On the dynamics the former 147 with sportpack and oversize rims is clearly unmatched, but this is true also about the high level of discomfort when driving provided by that Alfaromeo.

The shift stick (is a manual car) requires a little of attention to get the gear in.
A short lever in a forward position invites more to a relaxed driving than to the search of fast shift performance.
The Laguna’s shift command was perfect from new and is better than the civic even after the relatively long use.
Judgment in this area is suspended pending the completion of the run-in.

The satnav: at the moment I’m not in love with it and I prefer the tomtom with IQroutes, but perhaps with the use I’ll change my mind.
Is good to have the GPS antenna on the roof because it provides good reception.
The navigator is integrated with the radio and the screen is shared with the rear camera and with the video input.
The repetition of turn directions (pictograms without map) on the screen of the trip computer inside the normal driving viewing area (without taking his eyes off the road) is a nice addition.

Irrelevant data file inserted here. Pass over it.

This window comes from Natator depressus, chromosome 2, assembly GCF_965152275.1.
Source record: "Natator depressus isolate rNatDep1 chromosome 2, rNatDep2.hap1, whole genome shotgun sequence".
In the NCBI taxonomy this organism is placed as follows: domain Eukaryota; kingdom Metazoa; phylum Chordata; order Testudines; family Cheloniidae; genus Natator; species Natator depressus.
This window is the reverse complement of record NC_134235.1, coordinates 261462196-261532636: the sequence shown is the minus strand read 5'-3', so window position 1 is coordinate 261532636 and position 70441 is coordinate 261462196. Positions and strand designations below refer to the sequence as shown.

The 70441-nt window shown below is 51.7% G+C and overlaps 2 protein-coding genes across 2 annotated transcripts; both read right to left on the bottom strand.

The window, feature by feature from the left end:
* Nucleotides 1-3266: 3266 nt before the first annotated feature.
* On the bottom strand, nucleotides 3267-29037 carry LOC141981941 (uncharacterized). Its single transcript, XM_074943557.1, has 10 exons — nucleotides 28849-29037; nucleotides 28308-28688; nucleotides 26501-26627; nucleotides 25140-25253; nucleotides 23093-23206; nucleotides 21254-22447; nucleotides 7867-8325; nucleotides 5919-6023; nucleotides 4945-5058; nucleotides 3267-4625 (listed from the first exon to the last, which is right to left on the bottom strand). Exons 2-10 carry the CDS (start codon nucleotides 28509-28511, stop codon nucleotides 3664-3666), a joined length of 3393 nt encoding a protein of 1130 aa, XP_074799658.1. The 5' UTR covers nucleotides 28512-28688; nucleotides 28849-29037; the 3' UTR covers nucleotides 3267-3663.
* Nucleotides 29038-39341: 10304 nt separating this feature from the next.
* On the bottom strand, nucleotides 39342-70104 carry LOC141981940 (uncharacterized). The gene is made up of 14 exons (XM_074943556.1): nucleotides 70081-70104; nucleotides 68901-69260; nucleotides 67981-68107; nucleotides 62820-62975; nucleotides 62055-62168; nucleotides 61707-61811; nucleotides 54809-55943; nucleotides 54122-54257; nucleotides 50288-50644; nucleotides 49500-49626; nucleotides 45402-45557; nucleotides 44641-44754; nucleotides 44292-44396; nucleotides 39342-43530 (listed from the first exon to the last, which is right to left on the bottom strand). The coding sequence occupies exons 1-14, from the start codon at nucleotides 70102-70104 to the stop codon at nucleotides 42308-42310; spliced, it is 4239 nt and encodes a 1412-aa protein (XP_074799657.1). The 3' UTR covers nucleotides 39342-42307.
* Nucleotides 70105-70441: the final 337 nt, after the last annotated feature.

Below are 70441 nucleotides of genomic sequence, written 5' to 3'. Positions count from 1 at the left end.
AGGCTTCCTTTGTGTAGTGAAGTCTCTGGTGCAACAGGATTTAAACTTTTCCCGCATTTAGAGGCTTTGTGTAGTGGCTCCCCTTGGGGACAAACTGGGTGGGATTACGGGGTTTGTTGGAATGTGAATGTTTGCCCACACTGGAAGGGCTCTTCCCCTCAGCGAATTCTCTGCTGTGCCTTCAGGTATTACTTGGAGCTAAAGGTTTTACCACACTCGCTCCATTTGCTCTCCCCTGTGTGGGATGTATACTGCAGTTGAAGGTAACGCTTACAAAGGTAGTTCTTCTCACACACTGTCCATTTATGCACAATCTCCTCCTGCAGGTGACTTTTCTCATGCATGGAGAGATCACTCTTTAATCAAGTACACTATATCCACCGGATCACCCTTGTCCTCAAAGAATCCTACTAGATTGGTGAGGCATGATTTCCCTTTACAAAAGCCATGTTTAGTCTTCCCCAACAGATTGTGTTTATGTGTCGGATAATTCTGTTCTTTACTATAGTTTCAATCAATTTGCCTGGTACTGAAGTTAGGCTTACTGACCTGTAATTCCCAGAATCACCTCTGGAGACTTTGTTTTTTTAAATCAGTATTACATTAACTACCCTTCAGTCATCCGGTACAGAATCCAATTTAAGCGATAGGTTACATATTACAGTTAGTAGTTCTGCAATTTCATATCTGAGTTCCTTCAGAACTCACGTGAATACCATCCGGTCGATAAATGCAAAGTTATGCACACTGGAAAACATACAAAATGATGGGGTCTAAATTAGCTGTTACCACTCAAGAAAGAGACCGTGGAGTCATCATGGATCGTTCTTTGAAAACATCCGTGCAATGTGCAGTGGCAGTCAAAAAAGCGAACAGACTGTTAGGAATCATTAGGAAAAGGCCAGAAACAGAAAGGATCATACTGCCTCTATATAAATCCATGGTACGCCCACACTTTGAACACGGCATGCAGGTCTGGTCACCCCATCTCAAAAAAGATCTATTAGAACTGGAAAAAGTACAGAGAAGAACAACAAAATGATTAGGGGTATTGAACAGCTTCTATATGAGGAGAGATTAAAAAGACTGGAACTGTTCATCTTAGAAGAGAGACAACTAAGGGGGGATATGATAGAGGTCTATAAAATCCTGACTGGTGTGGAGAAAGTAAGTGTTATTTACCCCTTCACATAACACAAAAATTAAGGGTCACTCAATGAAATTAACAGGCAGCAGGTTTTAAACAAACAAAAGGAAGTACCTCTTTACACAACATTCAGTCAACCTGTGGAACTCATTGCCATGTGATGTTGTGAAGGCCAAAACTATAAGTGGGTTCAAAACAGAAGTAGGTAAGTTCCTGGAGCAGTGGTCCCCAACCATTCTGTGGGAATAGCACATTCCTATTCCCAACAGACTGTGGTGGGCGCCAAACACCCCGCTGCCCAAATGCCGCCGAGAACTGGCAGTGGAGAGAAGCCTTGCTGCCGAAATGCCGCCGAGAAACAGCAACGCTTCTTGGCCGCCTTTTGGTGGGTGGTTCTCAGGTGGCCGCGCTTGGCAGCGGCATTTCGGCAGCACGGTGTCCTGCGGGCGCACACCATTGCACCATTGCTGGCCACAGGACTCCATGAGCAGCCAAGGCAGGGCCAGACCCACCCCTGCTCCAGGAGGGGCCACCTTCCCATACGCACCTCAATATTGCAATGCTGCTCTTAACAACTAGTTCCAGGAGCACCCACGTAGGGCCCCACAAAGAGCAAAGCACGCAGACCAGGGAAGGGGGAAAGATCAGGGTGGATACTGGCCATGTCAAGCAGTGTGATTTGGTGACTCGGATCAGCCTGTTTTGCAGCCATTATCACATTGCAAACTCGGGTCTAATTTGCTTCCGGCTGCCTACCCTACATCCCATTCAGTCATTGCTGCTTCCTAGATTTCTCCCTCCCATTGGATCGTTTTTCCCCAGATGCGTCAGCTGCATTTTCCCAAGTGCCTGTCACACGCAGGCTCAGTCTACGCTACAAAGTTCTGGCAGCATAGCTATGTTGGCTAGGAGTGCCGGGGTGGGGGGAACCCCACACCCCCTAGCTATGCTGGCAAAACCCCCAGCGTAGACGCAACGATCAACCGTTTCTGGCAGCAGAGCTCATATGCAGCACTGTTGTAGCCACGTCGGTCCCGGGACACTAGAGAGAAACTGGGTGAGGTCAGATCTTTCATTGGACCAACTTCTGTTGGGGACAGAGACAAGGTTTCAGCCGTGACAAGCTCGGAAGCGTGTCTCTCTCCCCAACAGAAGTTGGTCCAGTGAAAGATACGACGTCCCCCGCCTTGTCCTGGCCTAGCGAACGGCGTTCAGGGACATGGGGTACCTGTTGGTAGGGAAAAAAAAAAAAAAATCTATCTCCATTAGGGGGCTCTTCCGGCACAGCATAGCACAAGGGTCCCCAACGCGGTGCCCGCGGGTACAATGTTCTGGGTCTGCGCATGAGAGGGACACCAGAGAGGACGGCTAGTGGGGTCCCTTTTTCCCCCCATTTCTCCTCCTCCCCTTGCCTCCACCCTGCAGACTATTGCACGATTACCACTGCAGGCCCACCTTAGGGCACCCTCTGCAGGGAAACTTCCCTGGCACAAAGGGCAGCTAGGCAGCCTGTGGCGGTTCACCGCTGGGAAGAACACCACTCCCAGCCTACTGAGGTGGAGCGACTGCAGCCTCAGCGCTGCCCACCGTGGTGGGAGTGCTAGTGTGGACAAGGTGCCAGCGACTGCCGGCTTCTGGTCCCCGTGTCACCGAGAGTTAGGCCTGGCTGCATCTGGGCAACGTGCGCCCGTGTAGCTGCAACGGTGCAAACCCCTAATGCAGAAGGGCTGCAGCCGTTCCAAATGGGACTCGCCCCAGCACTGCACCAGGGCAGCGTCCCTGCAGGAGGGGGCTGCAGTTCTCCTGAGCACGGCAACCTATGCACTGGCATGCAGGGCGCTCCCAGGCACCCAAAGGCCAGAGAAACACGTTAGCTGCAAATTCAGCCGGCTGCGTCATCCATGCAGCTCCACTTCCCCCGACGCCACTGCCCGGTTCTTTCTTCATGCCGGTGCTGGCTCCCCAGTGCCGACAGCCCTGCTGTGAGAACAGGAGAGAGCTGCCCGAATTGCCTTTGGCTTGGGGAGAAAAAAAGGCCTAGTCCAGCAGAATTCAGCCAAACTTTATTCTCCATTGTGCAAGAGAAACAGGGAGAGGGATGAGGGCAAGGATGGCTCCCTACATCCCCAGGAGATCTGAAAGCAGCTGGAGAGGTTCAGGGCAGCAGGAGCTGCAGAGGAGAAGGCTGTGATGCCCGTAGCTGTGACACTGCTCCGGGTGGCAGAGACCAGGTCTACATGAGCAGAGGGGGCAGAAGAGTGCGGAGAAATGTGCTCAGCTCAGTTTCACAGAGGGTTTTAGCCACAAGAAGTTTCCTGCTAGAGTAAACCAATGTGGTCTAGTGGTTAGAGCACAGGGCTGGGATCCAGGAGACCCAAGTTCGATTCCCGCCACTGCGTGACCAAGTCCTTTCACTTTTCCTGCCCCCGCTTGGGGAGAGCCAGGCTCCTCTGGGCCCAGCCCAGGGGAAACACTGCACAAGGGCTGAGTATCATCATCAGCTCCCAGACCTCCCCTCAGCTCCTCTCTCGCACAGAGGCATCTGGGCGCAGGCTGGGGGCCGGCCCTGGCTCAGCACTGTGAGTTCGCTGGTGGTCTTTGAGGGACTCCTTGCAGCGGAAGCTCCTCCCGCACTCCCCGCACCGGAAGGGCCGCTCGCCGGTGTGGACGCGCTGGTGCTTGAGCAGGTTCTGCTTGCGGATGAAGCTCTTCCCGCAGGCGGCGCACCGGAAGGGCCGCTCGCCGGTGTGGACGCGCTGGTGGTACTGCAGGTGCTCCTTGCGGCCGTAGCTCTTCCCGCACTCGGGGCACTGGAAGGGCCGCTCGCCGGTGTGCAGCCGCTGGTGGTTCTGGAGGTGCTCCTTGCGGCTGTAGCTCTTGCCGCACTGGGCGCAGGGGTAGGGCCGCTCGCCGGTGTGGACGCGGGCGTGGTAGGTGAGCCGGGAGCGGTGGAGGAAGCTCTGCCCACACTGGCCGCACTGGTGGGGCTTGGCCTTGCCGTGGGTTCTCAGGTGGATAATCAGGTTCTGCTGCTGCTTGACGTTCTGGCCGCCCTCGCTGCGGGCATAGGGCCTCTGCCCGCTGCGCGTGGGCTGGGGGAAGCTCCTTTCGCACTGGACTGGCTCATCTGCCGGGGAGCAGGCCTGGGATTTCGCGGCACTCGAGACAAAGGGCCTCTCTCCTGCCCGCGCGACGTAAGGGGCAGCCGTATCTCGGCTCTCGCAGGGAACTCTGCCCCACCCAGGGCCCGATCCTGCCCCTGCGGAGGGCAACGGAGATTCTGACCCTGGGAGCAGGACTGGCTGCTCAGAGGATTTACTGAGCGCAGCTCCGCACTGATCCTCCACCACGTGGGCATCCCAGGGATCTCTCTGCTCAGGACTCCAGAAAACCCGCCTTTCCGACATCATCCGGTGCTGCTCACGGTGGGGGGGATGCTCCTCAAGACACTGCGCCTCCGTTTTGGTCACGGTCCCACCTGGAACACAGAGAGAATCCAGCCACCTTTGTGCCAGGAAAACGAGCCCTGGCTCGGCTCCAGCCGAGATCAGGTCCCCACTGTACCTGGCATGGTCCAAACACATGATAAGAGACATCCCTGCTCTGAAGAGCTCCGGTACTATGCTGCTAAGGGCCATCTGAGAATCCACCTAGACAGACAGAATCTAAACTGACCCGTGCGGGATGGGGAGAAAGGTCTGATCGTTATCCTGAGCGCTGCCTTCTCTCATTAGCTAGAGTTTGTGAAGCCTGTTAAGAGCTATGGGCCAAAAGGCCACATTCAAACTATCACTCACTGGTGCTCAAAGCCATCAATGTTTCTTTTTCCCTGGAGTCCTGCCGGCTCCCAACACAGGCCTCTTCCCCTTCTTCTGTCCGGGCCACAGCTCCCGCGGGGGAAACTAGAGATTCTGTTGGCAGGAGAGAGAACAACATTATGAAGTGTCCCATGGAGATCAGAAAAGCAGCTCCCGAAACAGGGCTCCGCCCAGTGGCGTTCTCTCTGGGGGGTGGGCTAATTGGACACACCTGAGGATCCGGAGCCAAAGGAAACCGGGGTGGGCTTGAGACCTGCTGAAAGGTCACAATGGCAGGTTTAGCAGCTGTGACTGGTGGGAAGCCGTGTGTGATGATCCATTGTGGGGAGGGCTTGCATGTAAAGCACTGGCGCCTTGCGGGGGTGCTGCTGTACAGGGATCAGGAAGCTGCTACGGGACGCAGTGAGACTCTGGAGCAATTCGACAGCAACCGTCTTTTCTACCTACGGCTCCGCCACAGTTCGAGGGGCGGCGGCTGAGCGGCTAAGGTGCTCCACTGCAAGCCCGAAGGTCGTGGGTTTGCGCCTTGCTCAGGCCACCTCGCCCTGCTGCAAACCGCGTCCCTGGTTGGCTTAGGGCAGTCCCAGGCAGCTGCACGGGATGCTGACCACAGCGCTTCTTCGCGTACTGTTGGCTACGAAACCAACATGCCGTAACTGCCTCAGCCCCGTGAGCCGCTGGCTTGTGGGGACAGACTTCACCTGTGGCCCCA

Hyundai ix35 driving experience

I was in Germany last week and  opted to get a car as the customer was 200km from the airport.

I had a compact car booked but it was not available when I landed so I got the ix35 for the same tariff.

Getting out of the parking was the first challenge as it was impossible for me to guess the external size of the car and the position of the wheels.

Consumption was quite relevant (521km with 59 liters of diesel) and the comfort at high-speed quite low due to high noise and significant vibration making cruise speeds over 120km/h very fatiguing. The car only had 24.000km.

Steering wheel with a very large dead zone and a high sensitivity to lateral wind.

Ok the bluetooth integration and the visibility in the rear mirrors.

At the end of the trip I was really happy to get back to the comfort of  my 92.000km Renault Laguna